Lady Gaga Doesn't Have To Pay $500,000 Reward For Dognapping Incident, Judge Rules

Lady Gaga doesn’t have to pay Jennifer McBride, one of the five people involved in kidnapping the singer’s dogs, after a Los Angeles judge ruled in the pop star’s favor Monday.

The “Paparazzi” singer, whose real name is Stefani Germanotta, was sued in February for not paying a $500,000 reward to McBride.

Court documents obtained by People showed judge Holly J. Fujie said the suit was “legally insufficient in its entirety” as a result of McBride’s “involvement in the theft,” despite Gaga’s public offer of rewarding those who returned her dogs, noting McBride pleaded no contest.

Monday’s decision reportedly followed Fujie giving McBride, who claimed to have been “in no way involved in the theft,” 20 days to amend her suit. The 53-year-old initially sued Gaga for the $500,000 she claimed she was owed and $1.5 million in additional damages.

Gaga’s two French bulldogs, Koji and Gustavo, were stolen in a February 2021 incident where her dog walker, Ryan Fischer, was shot in the chest. Fischer survived, and five people were arrested, including McBride, who decided to return the dogs in hopes of the reward.

McBride, who dropped off the canines at the Los Angeles Police Department Olympic Community station on Feb. 26, 2021, claimed in the suit that Gaga’s refusal to pay had spurred pain, suffering, mental anguish — and loss of enjoyment of life.

In her lawsuit, which BuzzFeed News obtained, McBride alleged Gaga “defrauded” her “by making a promise without intent to perform.”

McBride was charged with one count of receiving stolen property and sentenced to 2 years probation, per The Los Angeles Times.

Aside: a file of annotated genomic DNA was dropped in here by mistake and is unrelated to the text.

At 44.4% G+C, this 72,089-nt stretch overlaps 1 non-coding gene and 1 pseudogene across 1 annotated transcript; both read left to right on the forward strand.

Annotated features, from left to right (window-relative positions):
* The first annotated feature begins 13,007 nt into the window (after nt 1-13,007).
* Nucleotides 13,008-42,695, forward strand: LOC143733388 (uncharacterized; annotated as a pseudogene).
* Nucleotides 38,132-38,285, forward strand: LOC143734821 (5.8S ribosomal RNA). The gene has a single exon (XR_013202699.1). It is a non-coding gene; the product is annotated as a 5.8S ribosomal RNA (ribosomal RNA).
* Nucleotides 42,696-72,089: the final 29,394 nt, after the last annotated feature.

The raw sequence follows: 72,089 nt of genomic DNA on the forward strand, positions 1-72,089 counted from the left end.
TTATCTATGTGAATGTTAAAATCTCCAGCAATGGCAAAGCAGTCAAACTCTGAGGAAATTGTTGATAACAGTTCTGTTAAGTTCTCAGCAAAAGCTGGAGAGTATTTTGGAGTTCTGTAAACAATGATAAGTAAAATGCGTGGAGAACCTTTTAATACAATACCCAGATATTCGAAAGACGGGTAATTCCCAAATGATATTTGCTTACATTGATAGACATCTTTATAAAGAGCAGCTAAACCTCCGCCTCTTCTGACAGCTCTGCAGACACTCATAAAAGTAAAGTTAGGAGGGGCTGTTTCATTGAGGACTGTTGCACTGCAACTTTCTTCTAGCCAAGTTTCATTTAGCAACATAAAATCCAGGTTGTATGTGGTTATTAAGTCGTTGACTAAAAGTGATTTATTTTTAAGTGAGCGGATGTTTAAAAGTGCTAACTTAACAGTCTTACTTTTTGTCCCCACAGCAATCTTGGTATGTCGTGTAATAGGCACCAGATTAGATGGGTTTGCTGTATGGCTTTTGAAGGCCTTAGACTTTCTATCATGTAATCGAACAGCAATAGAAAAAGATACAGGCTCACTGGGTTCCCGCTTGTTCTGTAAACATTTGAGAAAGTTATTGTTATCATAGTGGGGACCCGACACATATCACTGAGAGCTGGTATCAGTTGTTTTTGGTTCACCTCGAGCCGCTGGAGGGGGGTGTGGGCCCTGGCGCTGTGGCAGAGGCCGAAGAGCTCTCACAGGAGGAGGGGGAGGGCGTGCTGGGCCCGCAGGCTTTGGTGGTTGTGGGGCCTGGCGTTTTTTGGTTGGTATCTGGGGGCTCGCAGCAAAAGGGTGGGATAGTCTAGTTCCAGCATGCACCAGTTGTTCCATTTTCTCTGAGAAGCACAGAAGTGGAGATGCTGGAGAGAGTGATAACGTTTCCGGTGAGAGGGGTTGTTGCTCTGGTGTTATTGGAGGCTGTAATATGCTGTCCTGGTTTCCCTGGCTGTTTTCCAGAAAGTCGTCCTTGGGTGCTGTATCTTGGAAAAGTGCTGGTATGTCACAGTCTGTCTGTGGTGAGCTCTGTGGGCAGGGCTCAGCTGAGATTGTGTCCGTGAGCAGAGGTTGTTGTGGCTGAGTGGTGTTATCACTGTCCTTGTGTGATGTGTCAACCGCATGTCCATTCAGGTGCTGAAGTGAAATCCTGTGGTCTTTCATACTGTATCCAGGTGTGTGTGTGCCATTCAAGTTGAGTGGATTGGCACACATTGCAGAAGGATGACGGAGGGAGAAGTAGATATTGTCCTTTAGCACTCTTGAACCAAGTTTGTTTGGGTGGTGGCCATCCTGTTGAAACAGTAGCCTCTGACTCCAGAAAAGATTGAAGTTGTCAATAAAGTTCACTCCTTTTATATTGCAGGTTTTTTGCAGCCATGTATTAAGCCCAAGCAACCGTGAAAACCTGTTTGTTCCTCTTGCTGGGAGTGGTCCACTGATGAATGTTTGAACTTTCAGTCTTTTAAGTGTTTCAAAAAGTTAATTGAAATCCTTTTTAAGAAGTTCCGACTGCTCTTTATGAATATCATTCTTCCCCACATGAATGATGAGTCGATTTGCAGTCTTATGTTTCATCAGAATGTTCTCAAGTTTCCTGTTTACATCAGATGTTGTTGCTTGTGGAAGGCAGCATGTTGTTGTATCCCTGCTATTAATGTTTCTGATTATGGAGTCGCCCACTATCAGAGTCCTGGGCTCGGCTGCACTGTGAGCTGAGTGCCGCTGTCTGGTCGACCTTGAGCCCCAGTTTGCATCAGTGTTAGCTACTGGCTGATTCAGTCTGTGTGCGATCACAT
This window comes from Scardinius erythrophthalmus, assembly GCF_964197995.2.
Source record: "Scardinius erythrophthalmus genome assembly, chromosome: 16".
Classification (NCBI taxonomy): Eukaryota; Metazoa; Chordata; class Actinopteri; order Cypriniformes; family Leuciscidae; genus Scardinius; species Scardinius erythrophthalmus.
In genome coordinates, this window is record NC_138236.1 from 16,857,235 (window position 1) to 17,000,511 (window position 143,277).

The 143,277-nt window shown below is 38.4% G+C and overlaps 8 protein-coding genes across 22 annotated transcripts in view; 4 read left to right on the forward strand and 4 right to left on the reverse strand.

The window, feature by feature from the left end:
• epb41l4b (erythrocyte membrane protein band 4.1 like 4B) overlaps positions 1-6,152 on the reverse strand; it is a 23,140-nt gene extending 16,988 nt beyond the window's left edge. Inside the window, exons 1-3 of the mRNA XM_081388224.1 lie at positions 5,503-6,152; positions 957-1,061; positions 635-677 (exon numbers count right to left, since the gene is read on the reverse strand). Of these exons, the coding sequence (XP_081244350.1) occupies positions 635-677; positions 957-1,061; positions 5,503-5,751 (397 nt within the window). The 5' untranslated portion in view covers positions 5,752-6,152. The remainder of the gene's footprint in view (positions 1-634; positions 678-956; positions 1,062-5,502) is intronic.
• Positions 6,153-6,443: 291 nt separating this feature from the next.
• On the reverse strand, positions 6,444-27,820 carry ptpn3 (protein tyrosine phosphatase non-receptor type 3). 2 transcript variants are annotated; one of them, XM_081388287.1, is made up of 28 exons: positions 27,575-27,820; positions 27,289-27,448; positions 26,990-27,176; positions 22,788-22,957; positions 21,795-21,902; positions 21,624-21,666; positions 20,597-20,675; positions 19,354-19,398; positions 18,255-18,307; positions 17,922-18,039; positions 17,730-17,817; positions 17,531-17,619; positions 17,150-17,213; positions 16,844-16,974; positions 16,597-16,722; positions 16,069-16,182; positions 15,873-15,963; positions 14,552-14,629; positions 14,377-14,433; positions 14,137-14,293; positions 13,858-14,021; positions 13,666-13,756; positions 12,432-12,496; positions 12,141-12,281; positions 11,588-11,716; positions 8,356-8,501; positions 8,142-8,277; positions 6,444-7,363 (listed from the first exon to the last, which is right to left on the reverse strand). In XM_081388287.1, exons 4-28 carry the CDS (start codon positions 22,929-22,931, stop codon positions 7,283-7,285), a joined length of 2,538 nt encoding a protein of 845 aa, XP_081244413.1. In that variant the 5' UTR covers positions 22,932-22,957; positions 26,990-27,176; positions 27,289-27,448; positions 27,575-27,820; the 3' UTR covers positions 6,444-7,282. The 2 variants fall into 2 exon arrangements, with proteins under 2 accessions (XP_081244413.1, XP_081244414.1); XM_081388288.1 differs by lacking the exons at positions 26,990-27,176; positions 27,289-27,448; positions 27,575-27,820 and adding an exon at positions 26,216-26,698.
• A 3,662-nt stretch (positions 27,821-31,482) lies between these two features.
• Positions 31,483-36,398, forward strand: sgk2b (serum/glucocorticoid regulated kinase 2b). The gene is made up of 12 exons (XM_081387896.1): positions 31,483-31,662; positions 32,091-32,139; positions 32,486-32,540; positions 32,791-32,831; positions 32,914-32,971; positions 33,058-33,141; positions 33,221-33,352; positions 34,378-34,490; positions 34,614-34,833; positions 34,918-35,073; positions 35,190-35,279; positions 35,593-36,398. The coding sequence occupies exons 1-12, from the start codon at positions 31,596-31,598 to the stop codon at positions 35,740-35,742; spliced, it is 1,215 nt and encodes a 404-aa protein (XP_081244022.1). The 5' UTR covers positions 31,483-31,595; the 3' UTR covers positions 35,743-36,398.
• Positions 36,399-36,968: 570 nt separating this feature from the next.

A judge ruled Monday that the lawsuit from Gaga's dognapper “makes no sense.”
A judge ruled Monday that the lawsuit from Gaga's dognapper “makes no sense.”

A judge ruled Monday that the lawsuit from Gaga's dognapper “makes no sense.”

McBride was reportedly dating fellow accomplice Harold White, whose son Jaylin was also involved in the robbery and shooting. The others, James Howard Jackson and Lafayette Whaley, were respectively charged with attempted murder and second-degree robbery.

Jackson pleaded no contest and was sentenced in December to 21 years. His lesser charges, including conspiracy to commit robbery, second-degree robbery, assault with a semiautomatic firearm and a felon carrying a concealed firearm in a vehicle, were dropped.

“I do forgive you,” Fischer reportedly said during Jackson’s sentencing. “With the attack, you completely altered my life. I know I can’t completely move on from the night you shot me until I said those words to you.”

Gaga recently wrapped filming “Joker: Folie à Deux,” a sequel to the surprise comic book blockbuster from 2019. She was appointed in April as co-chair of the revived Committee on the Arts and Humanities by President Joe Biden.